- Ask your child to hum a portion of a song. Everyone else has to guess the song’s title.
- There are a variety of ways to customize this game depending on your child’s age and the number of people in the car – is there a limit on guessing? Do people join in when they recognize the song?
- Depending on kids’ ages and reading ability, you can prepare a little ziplock bag full of song suggestions that players have to “draw” before their turns.
- You can even designate different “rounds” of the game, with each round involving a different musical category – musical theatre, Beatles songs, jazz standards, etc.
For very little kids you can instead play a game of “Name that Sound”. Rather than humming a song, imitate the noises that animals make instead of songs. Customize this as you like for your family. I once played a weirdly successful game of “Name that bird call”. It was pretty hilarious and surprising how many different birds my son knew!
Car Games to Observe More
Clap if You See A…
This game is the best at both developing executive functioning skills and honing kids ability to observe and react.
First, kids take turns deciding on what they should observe out the window (for example, a blue car, a school bus).
Second, establish the signal (a whistle, a clap, a knee slap – although not if you are driving!).
The more you add on, the more engaging it will be for your brain. Increase the challenge by making more than one rule. For example: Laugh when you see a VW AND clap when you see an out-of-town plate AND pretend to burp when you see a rest stop!
This is a great observation game that helps kids tap into their imaginations and sense of dramatic play.
- Pretend you are a news anchor from another planet reporting on the objects you see around you, here on earth.
- You are talking to your alien friends back at home, so find a funny voice or physicality for your alien through improv if you like!
- Describe something simple: usually objects that we see every day and take for granted are the best, like steering wheels, car seats, seat belts, stuffed animals, markers, etc. You can give them the example of Ariel encountering a fork for the first time in The Little Mermaid as another fun way in!
A time-tested classic, this game can be re-imagined in different ways that keep it fresh and delightful!
We all know how to play, but how about a quick recap?
- One person chooses something in his or her environment and begins “I spy, with my little eye, something _________.”
- Use shapes, colors, textures, or other descriptive adjectives to point out that something in your environment.
- The other players guess using Yes or No questions to find out what the other person spies!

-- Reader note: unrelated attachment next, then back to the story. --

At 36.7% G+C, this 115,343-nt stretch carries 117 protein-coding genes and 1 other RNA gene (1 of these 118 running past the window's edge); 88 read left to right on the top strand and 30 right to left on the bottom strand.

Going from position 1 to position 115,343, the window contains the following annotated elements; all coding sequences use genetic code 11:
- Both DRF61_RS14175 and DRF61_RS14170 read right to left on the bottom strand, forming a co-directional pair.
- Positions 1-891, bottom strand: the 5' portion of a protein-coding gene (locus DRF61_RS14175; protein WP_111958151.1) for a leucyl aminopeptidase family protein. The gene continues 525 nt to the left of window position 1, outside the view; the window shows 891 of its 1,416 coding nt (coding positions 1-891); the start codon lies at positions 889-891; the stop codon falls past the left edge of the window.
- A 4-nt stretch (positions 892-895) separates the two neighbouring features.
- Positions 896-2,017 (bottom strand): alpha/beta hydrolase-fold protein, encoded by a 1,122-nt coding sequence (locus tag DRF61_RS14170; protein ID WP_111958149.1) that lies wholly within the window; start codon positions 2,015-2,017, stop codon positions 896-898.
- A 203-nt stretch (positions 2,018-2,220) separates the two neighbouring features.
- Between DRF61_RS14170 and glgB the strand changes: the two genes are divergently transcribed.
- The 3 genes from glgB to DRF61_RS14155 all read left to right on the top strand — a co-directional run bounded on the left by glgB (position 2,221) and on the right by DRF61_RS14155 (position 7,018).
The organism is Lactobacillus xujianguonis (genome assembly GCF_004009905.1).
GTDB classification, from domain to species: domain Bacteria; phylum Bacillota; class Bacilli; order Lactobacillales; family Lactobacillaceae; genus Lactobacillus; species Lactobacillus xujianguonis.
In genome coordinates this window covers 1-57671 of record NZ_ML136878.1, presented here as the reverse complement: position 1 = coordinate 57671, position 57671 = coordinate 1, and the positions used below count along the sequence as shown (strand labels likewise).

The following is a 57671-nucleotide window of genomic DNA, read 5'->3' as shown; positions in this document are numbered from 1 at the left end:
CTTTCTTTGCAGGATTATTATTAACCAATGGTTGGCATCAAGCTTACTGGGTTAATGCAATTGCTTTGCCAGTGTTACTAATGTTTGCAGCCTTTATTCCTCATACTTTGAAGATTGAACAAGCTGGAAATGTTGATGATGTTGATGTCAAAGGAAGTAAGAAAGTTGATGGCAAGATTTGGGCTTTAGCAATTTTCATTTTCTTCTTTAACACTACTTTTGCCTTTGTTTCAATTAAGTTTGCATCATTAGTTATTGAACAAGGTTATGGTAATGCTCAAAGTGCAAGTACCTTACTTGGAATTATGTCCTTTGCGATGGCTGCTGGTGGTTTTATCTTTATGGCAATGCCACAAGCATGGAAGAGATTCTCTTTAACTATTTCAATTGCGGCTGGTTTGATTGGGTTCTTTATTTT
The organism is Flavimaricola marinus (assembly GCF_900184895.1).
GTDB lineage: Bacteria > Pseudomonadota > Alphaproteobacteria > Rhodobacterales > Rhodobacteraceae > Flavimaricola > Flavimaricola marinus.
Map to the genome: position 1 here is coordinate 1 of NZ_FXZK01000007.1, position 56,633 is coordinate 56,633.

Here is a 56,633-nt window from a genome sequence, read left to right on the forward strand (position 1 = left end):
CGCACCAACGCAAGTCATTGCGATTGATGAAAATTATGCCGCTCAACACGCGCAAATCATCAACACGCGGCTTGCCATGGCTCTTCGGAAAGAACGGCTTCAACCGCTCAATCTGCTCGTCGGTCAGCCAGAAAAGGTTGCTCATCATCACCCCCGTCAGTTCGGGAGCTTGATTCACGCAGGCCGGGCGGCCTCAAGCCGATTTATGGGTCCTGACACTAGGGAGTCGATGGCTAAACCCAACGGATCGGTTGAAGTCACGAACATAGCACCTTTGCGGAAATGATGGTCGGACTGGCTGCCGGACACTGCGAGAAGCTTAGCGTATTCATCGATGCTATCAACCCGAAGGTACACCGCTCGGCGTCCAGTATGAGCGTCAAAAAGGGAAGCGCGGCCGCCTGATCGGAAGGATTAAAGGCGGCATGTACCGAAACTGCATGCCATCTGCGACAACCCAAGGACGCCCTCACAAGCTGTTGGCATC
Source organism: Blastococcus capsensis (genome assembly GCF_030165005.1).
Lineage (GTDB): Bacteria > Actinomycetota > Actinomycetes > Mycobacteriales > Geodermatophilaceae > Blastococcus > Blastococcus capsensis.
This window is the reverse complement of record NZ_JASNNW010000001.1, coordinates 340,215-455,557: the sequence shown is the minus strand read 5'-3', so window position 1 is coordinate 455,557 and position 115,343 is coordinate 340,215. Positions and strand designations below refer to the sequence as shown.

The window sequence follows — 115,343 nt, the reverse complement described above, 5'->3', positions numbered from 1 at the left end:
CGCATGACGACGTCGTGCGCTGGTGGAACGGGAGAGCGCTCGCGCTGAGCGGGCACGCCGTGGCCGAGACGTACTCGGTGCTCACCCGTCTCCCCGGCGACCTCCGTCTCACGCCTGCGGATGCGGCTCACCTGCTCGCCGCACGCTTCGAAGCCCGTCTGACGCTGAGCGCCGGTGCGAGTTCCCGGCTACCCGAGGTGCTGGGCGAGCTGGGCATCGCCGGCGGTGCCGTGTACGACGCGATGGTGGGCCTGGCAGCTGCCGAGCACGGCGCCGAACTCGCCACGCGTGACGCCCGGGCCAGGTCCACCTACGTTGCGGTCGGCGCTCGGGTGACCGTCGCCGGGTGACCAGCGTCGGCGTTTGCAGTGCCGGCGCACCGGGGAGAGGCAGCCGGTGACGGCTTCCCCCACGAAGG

While I liked to play I Spy as a kid myself, and with my son, I think it’s time for an update.
I Spy Like An Animal
How to play:
- First, kids (and you) pick an animal. As much as you can within the confines of the car, play around with getting into the body/voice of that animal.
- Next, take turns sharing what you see as that animal!
- For example, a sippy cup full of milk (as viewed by a cat), a fly (as viewed by a snake), a stuffed bear (as viewed by a frog), all take on new drama and excitement by virtue of these animal perspectives.
- Have fun going back and forth between animal sounds and words. Don’t be scared to get silly!
When you play I Spy and Alien Newscaster this way, kids are engaging their creative imaginations and imagining their environments afresh in ways that are essential for their developing brains! Dr. Belinda Bellet of the Brooklyn Heights Behavioral Society gives a great explanation of how the simple act of identifying objects around us has a calming effect and is a perfect injection of mindfulness into everyday play.
Check out my video about “Animal I Spy,” as well as other examples of Mindful Observation games, at the Child’s Play In Action site, here.
Car Games to Tell Stories
Here’s a wonderful game that you can do in a big group in the mini-van or one-on-one on the train. It’s a creative storytelling activity that’s perfect for situations like car trips when reading books is tough to do! Our teachers at Child’s Play NY use this all the time in the classroom to generate new material.
Watch this video demonstrating the basics of the game.
Not only does this game encourage spontaneity, it gives kids a chance to practice listening and turn-taking, as well as emphasizing the importance of the team effort!
Some tips for playing:
- Use your favorite stories, fairy tales, or fables as a springboard.
- Try adding a timer and designate one person to be the conductor/clapper in order to keep the story moving.
- Record the story via video or voice-memo so that you can look back and laugh with your kids!
What are your favorite car games? Please chime in below! Let’s all get where we are going with a little more laughs and a little less, “are we there yet?”
One Word Story
A great exercise in patience and also a hilarious way to tell a story. Check out this video to learn how to play.